The defendant took the stand, and categorically denied any sexual contact with John. Thus, the case came down to a contest of credibility. In an effort to undermine the credibility of John, defense counsel argued in his closing that John fabricated the specific allegations of attempted penetration after learning that charges of fondling would be barred by the statute of limitations. The prosecutor countered by suggesting that the telephone interview was merely a preliminary step, and that no significance should be drawn from the fact that the allegations of attempted penetration emerged only during the second, more in-depth interview. He embellished that point by arguing forcefully that the district attorney's office “made a mistake” in closing the case after the initial interview. Specifically, he stated:
“All right. A mistake was made. You heard about the mistake. The district attorney's office, the agency that is entrusted with prosecuting cases alleged by crime victims, the district attorney's office completely dropped the ball.
“In 2005, this case comes in, and based on the report of the Chelmsford police officer without ever interviewing [John], the district attorney's office closes the investigation.
“Remember, it was stipulated to you that Chelmsford sent the report on February 25, 2005 ․ and it was two-weeks later a letter comes back saying the D.A.'s office is closing this case based on that report. No interview of [John]. The D.A.'s office made a mistake.
“The D.A.'s office got a phone call from [John's] stepfather. The D.A.'s office brought [John] in for an interview and the full facts came out in that interview. That's the charge before you. The D.A.'s office made a mistake, but it's what [John] says that's before you. And [John] says that there was an assault with intent to rape a child.”
Both during and after the prosecutor's closing, defense counsel vigorously objected to the prosecutor's explanation that “the D.A.'s office made a mistake,” and he asked for a mistrial. He also urged the judge, at a minimum, to tell the jury “to disregard that there was a mistake made by the D.A.'s office.” The judge denied a mistrial but indicated that she would provide a curative instruction. In her charge to the jury, she instructed as follows:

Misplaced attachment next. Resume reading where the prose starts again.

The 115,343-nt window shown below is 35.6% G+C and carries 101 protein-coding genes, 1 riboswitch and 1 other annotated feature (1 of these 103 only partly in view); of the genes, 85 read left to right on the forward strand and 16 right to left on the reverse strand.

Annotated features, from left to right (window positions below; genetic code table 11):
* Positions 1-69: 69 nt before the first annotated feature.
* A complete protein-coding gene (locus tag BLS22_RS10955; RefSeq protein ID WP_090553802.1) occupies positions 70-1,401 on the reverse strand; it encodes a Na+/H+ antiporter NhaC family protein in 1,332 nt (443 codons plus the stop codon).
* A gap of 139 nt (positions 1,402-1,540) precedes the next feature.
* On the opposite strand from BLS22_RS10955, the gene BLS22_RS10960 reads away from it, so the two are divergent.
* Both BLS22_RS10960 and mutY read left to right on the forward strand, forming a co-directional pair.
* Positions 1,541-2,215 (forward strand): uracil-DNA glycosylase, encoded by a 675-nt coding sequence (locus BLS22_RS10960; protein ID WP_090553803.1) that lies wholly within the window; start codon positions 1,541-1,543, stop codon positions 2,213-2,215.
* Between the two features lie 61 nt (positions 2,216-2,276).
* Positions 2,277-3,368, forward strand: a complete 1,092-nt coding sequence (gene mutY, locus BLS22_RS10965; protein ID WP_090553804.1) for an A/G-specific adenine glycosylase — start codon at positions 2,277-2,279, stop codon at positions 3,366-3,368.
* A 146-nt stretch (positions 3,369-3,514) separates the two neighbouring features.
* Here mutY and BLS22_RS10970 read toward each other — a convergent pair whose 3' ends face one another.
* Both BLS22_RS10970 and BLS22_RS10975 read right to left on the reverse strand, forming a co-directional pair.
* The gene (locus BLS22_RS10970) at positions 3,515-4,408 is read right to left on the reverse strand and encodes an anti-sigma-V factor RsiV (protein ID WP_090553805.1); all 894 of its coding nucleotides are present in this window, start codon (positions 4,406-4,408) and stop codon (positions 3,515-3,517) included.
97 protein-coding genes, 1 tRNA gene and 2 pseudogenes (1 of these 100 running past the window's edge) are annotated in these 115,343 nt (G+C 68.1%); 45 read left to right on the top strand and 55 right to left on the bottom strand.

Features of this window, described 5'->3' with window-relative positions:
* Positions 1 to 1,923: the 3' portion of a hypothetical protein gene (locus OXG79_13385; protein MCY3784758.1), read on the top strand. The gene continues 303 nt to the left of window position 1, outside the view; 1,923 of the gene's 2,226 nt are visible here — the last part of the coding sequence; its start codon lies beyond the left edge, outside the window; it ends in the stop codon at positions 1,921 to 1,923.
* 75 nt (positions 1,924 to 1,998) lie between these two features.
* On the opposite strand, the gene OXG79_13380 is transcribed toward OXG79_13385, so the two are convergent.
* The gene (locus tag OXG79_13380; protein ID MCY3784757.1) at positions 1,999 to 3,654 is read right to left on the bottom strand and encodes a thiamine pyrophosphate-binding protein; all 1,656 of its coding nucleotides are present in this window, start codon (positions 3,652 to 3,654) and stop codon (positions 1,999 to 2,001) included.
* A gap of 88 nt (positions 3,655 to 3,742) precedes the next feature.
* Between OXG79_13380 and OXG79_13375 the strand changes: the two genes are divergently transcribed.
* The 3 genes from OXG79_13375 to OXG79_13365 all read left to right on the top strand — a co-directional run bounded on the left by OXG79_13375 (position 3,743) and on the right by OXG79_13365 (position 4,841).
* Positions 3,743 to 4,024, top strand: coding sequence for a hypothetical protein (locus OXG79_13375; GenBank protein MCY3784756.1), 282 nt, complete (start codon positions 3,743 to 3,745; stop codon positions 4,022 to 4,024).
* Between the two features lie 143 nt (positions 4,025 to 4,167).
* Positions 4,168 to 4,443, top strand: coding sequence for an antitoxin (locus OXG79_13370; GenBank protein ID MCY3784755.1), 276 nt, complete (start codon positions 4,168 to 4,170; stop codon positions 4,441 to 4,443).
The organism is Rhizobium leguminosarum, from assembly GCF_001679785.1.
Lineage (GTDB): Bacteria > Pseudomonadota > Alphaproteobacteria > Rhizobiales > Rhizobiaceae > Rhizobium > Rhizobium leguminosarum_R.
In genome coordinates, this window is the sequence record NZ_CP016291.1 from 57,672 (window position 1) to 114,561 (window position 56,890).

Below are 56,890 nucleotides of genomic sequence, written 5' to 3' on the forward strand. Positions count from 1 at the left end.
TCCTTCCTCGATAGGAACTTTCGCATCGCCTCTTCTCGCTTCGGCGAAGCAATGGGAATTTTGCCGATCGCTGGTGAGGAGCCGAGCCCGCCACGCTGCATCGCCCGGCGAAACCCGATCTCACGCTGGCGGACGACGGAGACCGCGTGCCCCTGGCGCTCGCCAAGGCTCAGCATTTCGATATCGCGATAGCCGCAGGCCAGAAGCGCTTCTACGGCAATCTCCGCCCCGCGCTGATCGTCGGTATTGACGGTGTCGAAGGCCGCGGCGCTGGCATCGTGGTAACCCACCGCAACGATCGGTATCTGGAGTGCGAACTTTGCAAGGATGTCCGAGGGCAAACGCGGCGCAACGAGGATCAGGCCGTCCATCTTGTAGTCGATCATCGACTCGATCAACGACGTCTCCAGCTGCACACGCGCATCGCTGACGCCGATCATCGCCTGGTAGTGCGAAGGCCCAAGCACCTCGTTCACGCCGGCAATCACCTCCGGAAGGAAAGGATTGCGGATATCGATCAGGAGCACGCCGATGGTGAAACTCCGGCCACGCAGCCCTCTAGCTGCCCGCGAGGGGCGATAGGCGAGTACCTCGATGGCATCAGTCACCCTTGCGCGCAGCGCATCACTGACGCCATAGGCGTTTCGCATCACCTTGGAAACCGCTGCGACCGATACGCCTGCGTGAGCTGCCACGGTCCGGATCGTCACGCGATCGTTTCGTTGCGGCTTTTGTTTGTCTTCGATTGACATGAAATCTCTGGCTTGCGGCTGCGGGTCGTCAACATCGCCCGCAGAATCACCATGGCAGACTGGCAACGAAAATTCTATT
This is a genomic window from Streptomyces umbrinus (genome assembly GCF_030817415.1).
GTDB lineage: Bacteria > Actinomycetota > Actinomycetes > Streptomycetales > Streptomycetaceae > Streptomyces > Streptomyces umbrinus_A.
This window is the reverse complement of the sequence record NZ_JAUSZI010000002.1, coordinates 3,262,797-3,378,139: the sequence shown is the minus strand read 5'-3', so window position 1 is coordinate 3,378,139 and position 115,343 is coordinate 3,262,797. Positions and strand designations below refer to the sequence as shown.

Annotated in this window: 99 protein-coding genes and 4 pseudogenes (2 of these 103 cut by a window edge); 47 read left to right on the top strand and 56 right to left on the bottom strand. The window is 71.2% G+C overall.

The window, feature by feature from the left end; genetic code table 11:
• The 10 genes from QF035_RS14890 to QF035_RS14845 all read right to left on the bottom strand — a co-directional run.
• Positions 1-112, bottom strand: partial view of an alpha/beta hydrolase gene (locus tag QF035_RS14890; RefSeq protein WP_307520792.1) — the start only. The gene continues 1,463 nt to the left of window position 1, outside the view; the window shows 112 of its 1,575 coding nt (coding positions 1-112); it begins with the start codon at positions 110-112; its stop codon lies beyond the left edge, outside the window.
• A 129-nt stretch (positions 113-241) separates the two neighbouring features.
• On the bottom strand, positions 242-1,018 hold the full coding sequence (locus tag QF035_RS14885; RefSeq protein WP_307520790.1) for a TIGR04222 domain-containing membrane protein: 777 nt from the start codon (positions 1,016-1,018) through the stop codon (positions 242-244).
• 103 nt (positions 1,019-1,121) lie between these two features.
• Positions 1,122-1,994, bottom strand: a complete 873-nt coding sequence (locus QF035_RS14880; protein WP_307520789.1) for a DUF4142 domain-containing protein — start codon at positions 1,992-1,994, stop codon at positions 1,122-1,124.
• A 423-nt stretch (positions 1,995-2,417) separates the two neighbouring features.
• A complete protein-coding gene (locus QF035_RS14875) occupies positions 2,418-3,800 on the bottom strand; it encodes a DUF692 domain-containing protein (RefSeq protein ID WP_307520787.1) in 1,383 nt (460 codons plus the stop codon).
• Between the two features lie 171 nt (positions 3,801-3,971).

“Now, if there is no evidence of something in the case, then you cannot consider it in determining a verdict. You've heard evidence in this case that there was an initial investigation, the case was closed, there was another investigation and now the case is here. There's no evidence before you as to why the investigation was closed and then reopened so it's irrelevant, you don't speculate about what that is and I strike it from the record to ignore it totally. And focus your attention on what you're supposed to be focusing it on which is determine whether the Commonwealth has proven beyond a reasonable doubt that this defendant committed this crime.”
At side bar, defense counsel expressed his strong dissatisfaction with the judge's curative instruction. He observed that the judge's statement could be taken to suggest that he, rather than the prosecutor, had misspoken during closing argument, and he argued that “the instruction the Court attempted to craft diminishes still further my argument.” The judge noted the objection but declined to address the issue again, commenting, “I don't think I want to mention that anymore.”
Discussion. The defendant contends that the prosecutor's argument that “the D.A.'s office made a mistake” was improper, because it was not based in the evidence, and that it caused him prejudice by undermining a central theory of his defense: that the allegations of attempted penetration were fabricated in response to the initial determination by the district attorney not to prosecute by reason of the statute of limitations. The defendant further suggests that the judge's curative instruction exacerbated the prejudice, by removing that theory entirely from the jury's consideration. Finally, the defendant argues that the prosecutor improperly bolstered John's credibility by arguing, in his opening statement, that John had no motive to lie. We are particularly troubled by the effect of the judge's attempted curative instruction, and agree that the three claims in combination warrant reversal of the conviction.
As a threshold matter, we observe that, in the eyes of the jury, the prosecutor (as a representative of the district attorney's office) was uniquely capable of supplying an explanation for the reason the case was initially closed, but later reopened. In the absence of evidence in the case to establish the reason for the change in course (largely as a result of the prosecutor's successful efforts to exclude it), the prosecutor's explanation arguably called upon the jury to rely on him to supply facts to which he was privy but they were not.3 See Commonwealth v. Wilson, 427 Mass. 336, 352, 693 N.E.2d 158 (1998).4